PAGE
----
Friday, August 8, 2008

More human than human.

As an actor, I can appreciate a good monologue. Just you up on stage or screen. There is a great story that Anthony Hopkins told of when he was a young actor at the Old Vic, understudying and acting alongside the great Sir Laurence Olivier. Olivier told Hopkins that when you are delivering a line, "You're the star of the show." Slightly puzzled, Hopkins asked, "Why?" "Well," replied Olivier, "You're the only one speaking at the time."

When Blade Runner first came out, it was derided by many as all special effects, and no substance. It was only until many years later that critics began to reverse that opinion and see the film for what it is: a flat out masterpiece, not only of sci-fi, but just in general It influenced so many things that came after it.

It also asks the central question; "What does it mean to be human?" Rutger Hauer's monologue near the end of the movie has been generally recognized as one of the most poignant moments ever placed on film. It also wasn't in the script. Hauer improvised the scene in his trailer, showed it to Ridley Scott, who wisely decided that it was better than what was in the script, so he let Hauer run with it. The result is pure magic:




Life, death, morality, ethics, spirituality, meaning, humanism, it is all covered in this movie. This one scene compresses so much of that into a magical moment.

This cut is from the most recent Blade Runner, "The Final Cut" (There are several versions of the movie - long story about that.) In the original theatrical release however, Harrison Ford ("Deckard") has a voice over for this scene, that was one of several in the movie. While many Blade Runner purists like myself don't really care for the voice overs', this one has stayed with me, and is the one I actually enjoy:

Deckard: "I don't know why he saved my life. Maybe in those last moments, he loved life more than he ever had before. Not just his life. Anybody's life. My life. All he wanted was the same answers the rest of us want. Where do I come from? Where am I going? How long have I got? All I could do was sit there and watch him die."

While sitting in my favorite coffee shop today, it started to rain hard outside, and this scene flashed into my head. Whenever I worked rainy summer nights in Brooklyn, it always reminded me of Blade Runner. Whenever I dealt with death, I thought of Roy Batty. (Hauer's character.)

When I dealt with my own death, I was Deckard. I don't know why I was spared, but then again, who does?

6 comments:

buffalodickdy said...

Artifical Life, cloning, thinking machines, all make us ask questions... Sci-Fi wrters are very good at predicting the future!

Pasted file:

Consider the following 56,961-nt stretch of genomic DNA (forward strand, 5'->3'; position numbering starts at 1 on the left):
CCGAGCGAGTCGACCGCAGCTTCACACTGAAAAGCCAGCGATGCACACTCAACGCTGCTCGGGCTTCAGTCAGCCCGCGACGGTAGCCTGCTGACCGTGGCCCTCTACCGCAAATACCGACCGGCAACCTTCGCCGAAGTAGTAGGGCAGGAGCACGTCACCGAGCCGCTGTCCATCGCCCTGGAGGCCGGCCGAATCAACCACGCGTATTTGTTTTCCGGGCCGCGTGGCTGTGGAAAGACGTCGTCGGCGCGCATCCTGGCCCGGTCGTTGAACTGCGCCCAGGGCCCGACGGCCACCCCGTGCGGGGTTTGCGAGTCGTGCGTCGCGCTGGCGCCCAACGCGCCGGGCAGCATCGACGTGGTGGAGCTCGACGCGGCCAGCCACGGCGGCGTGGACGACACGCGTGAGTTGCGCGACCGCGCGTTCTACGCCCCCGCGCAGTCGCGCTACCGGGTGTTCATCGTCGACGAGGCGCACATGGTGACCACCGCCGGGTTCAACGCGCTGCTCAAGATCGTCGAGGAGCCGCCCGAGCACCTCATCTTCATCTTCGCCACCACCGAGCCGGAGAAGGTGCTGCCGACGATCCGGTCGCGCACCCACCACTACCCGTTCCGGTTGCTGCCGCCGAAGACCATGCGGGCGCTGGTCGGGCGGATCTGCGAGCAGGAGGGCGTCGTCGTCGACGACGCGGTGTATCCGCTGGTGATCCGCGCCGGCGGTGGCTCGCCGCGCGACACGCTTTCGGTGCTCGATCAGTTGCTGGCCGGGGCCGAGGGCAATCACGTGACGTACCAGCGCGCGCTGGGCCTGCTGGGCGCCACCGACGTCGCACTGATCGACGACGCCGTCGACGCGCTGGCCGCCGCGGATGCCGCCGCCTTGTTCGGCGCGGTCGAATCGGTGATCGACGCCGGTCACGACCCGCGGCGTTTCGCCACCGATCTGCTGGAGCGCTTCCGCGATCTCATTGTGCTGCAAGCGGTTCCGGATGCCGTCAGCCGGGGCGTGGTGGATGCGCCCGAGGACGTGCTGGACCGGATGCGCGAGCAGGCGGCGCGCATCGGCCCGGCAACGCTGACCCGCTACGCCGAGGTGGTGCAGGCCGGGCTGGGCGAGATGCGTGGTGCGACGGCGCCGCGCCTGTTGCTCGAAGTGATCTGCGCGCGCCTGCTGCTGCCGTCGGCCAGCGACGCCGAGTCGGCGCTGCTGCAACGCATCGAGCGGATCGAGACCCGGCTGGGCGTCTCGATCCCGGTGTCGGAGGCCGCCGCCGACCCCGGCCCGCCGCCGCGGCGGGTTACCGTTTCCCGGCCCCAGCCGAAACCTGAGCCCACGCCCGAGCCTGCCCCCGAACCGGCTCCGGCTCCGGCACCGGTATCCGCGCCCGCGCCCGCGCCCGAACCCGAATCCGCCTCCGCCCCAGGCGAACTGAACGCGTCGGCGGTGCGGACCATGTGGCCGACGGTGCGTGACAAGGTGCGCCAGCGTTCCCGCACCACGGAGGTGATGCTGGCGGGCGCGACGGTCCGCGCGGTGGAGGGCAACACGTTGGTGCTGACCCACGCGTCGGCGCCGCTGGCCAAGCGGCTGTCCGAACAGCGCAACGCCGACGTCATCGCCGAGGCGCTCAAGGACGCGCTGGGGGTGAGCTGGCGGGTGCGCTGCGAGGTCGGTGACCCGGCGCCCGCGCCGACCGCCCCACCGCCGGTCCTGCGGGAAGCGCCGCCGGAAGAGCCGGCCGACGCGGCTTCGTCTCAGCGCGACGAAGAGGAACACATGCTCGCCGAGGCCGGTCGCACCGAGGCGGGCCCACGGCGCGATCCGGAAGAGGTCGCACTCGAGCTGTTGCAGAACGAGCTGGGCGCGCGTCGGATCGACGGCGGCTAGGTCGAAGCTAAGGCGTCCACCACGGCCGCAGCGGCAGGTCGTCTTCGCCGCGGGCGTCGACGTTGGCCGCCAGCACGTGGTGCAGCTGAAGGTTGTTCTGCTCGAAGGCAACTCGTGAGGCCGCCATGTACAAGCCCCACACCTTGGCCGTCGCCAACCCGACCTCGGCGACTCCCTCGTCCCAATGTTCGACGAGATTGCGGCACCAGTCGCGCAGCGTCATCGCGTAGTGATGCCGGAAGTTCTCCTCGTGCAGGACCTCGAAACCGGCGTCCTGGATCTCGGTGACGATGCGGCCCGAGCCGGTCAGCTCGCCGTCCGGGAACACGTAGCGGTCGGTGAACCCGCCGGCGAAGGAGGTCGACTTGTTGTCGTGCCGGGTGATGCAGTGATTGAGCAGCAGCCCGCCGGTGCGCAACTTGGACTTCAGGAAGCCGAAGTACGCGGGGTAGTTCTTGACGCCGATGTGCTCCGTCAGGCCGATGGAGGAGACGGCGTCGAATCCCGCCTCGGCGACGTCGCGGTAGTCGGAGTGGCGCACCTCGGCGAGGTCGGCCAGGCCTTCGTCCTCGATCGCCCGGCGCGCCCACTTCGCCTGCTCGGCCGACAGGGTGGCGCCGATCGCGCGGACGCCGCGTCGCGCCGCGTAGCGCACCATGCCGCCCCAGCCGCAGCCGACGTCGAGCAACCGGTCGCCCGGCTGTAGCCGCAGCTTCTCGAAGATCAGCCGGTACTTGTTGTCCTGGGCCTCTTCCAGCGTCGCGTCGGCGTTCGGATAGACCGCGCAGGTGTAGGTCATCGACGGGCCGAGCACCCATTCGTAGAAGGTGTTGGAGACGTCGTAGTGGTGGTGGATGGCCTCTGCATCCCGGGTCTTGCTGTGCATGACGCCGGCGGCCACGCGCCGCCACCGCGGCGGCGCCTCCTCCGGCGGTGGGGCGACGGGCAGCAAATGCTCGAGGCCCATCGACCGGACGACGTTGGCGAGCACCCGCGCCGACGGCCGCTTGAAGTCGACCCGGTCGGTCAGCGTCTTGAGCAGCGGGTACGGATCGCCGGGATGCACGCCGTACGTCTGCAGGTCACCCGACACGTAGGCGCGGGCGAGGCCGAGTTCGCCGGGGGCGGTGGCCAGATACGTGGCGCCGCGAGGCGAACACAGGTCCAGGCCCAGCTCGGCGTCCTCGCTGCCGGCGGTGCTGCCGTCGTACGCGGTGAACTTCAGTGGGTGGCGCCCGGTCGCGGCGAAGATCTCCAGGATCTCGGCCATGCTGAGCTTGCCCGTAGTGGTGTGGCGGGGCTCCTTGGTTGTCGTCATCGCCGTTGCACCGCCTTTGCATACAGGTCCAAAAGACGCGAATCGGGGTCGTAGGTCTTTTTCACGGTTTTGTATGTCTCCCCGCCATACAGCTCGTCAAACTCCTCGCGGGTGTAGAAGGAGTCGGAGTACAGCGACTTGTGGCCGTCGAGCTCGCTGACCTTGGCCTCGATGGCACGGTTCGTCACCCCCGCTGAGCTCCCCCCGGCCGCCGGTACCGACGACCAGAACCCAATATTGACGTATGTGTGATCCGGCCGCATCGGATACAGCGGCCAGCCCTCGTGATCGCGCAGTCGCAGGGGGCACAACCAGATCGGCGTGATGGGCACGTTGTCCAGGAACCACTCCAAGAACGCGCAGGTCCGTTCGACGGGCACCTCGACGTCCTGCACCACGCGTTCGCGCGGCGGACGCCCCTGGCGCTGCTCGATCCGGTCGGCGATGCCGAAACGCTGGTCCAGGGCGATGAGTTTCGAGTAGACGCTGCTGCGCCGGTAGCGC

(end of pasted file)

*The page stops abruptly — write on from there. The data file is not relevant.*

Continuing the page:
Peter said...

I knew I'd heard that line from your header in a movie, but it now finally dawns on me it was Rutger Hauer's monologue in Bladerunner.

Count me in as a fan, but than again, Hauer's Dutch, so I might be slightly biased.

Teresa said...

I didn't get around to seeing Blade Runner until 1990, and it instantly became my very favorite movie. I loved the theme, the atmosphere, and the amazing story. I was a bit surprised to learn that at first it was a flop, especially among critics.

One day I was at the library and decided to see what the critics had said about it. I looked up several magazines and newspapers from that time and was amazed to find that two or three of the critics (at least) had obviously not even bothered to see the film. It seemed as though they based their critique on either the press release blurb, or the Philip K. Dick novel.

At any rate it would seem that the criticism that Blade Runner had no substance was erroneous. I would think that the question of what makes something human, and is it morally okay to kill a thinking, emotional being as the height of substance.

Mr. Nighttime said...

Hi Theresa, thanks for stopping by.

Yes indeed, the critics missed the mark, but Scott and everyone else were vindicated in the end. The interesting thing is that while based on the PK Dick book, it differs from it considerably in many ways. It stands on its own as a masterwork of sci-fi/futurism, and has stood the test of time.

If you have not seen "The Final Cut" version of the film, which Scott considers the definitive version, (and I agree) then it is worthwhile to rent it.

I tried to see your blog, but your profile is not enabled.

Dragonfly Dreaming said...

* hangs head * I have never, ever seen Blade Runner. Does that make me a bad person? I did however see the Dark Night yesterday. Sweet mother of God, talk about star power. Heath rocked the Joker. Hard. What a fucking loss.

Mr. Nighttime said...

Buffalo - Yeah, they can be good at it. Just look at Arthur C. Clarke.

Peter-LOL! I KNEW you were going to say something about Hauer being Dutch, I just knew it!

Claudia-Ok, this is your homework assignment. Go out and rent Blade Runner (The Final Cut version.) If you are expecting something like Batman, forget it, but, what you will see is just how so many movies were influenced from it. (Matrix, Dark City, several others.) This is also, in my opinion and many others, the best thing Harrison Ford has ever done. There is a lot going on in it, so you have to pay attention.